By Ken de la Bastide Kokomo Tribune
---- — Six people who have been influential in the development of Kokomo and Howard County, from their inception to the present day, will be inducted into the Howard County Hall of Legends in August. They join inventor Elwood Haynes, author Norman Bridwell, actor Strother Martin, journalist Steve Kroft, entrepreneur George Kingston and 15 others.
This is the fourth year of inductions into the Hall of Legends. David Foster, Maj. Gen. William Kepner, Bob Knowling, John Hingst, Del Demaree and E.P. Severns Jr. join men and women who have had an impact on the city, county and the nation.
This year, the Hall of Legends Selection Committee tapped one of the county’s founding fathers, three contemporary community leaders, an adventurer and heroic military commander, and a CEO who pushed the boundaries of technology in telecommunications.
The induction ceremony will take place Aug. 16 in the Casa Bella dining room at Pastariffic, on South Webster Street in Kokomo. Tickets and information will be available online at howardcountymuseum.org or at the Howard County Historical Society, 1218 W. Sycamore St.
“There is always a good group of inductees, but this year’s class is outstanding — a lot of remarkable people that have come from Howard County,” said Dave Broman, executive director of the Howard County Historical Society.
Broman said he was surprised Foster wasn’t among the inaugural inductees into the Hall of Legends, but noted the first few years included the obvious choices from the community.
“The three business owners in the class, in particular, have had a large impact in the community,” he said of Demaree, Severns and Hingst. “Not only through their businesses, but through their involvement in the community.”
Craig Dunn, a member of the selection committee, said there are still a significant number of people in the community to recognize in future years.
He said, as the Howard County Sports Hall of Fame has proven, there are new legends made every year.
The founding father in this year’s class of inductees is none other than David Foster, the county’s first merchant and largest landowner. His gifts included land for the county seat along the banks of the Wildcat Creek, as well as the Normal School and Grace Methodist Church in Kokomo.
The hero is Maj. Gen. William Kepner, who ran away from home and joined the Marines at the age of 16. His career took him from the infantry in World War I, to the Army Air Corps as a pilot of balloons and dirigibles, to World War II as a pilot of fighter planes and bombers and commander of all air forces over Europe. He was decorated for bravery in two wars, won national and international balloon races, and piloted a National Geographic balloon flight that set a new altitude record before a near-disastrous crash landing.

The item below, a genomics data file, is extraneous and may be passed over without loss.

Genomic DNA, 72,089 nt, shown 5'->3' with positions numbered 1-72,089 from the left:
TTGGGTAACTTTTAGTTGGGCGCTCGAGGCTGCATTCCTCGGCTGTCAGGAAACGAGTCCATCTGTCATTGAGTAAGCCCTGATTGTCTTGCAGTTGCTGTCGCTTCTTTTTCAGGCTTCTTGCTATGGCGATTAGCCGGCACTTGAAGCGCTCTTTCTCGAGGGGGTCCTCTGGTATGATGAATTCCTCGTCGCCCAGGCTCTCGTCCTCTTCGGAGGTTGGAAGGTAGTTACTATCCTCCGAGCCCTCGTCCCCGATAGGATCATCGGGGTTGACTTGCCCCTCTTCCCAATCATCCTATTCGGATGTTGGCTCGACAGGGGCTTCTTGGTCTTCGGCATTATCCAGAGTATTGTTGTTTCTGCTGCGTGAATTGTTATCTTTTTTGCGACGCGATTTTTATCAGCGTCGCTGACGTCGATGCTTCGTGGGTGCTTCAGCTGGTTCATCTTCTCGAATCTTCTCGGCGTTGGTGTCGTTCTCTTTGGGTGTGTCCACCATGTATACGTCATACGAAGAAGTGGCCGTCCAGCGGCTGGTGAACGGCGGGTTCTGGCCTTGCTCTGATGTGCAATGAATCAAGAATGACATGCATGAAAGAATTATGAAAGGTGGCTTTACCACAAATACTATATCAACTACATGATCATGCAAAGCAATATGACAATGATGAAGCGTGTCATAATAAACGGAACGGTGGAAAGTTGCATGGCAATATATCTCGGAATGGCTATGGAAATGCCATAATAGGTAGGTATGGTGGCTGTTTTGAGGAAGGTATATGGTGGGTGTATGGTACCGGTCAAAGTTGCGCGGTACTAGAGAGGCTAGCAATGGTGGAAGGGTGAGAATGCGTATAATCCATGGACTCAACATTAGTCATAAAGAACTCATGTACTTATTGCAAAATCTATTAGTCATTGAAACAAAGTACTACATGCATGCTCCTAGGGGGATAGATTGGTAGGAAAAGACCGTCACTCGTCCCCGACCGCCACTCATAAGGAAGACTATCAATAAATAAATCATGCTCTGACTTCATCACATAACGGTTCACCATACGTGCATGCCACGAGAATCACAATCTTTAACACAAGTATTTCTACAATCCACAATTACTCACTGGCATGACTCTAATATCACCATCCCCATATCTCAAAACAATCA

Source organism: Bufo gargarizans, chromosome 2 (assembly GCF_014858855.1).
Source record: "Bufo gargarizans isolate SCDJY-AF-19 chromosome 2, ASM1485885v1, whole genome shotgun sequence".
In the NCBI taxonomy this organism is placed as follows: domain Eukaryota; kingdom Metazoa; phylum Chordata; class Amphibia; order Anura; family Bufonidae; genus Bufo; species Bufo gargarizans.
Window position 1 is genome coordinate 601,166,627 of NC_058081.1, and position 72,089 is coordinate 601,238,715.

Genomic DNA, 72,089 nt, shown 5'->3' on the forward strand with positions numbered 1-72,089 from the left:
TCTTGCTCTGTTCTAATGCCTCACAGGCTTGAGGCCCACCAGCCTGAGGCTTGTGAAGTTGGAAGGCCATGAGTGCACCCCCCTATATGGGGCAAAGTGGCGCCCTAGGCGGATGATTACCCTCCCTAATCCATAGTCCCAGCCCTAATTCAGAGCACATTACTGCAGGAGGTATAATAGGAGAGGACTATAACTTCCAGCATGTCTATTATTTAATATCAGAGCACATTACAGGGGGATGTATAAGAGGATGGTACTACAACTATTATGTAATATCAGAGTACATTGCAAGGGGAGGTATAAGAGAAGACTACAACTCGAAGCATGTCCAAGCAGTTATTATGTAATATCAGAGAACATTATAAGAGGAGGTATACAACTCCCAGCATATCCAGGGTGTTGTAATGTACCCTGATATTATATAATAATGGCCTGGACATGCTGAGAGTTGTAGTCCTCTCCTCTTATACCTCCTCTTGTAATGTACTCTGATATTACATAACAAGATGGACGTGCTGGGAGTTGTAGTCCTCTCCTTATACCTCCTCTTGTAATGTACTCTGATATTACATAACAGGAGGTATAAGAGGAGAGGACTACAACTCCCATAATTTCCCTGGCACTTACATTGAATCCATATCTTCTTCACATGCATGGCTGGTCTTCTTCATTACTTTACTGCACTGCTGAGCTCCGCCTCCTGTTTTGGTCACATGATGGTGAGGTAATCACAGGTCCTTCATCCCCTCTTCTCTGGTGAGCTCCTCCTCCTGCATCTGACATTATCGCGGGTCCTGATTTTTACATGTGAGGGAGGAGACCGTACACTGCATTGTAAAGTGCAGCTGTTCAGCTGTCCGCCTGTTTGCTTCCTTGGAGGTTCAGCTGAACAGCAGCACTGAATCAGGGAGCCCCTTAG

The CEO is Bob Knowling, who was born in Kokomo and credits the Kokomo YMCA for much of his success later in life. Knowling worked through the ranks at Indiana Bell, became vice president of network operations and technology for Ameritech, and eventually the CEO of Covad, one of the companies that helped build America’s broadband infrastructure. He recognized early on the potential of digital technology in telecommunications, and pushed its acceptance and development throughout his career.
Hingst is one of the three contemporaries being honored. Sadly, his recognition is posthumous. After a stint in the Army during WWII and a wound suffered at Normandy, Hingst graduated from Purdue University. He met his wife, Hilda, at Purdue and moved to her hometown of Kokomo, where he went into business. His leadership benefited education, social services, economic development and business, and his philanthropy was frequent and generous.
Demaree is the chairman of Syndicate Sales, one of the nation’s largest distributors of floral and horticultural products and the largest family and locally owned business in the county. Demaree has shared his experience and success in uncountable ways, benefiting education, social services, the arts and economic development. His company played a key role in the 1994 centennial of Elwood Haynes’ first test drive of his “Pioneer,” which brought that car and numerous other early Haynes vehicles back to Howard County for a month.
E.P. Severns Jr.
Severns is a Howard County native. He started working in the family business, the Coca-Cola Bottling Co. of Kokomo, at the age of 17, and became president in 1959. Like Hingst and Demaree, he has dedicated much of his life to serving the people of Howard County. He’s been honored by the county’s Sports Hall of Fame and received a Foster Award for Lifetime Achievement from the Community Foundation and the 2012 Distinguished Citizen Award from the Boy Scouts. Severns has been a strong supporter of the Carver Center, We Care and St. Joseph Hospital, among many others.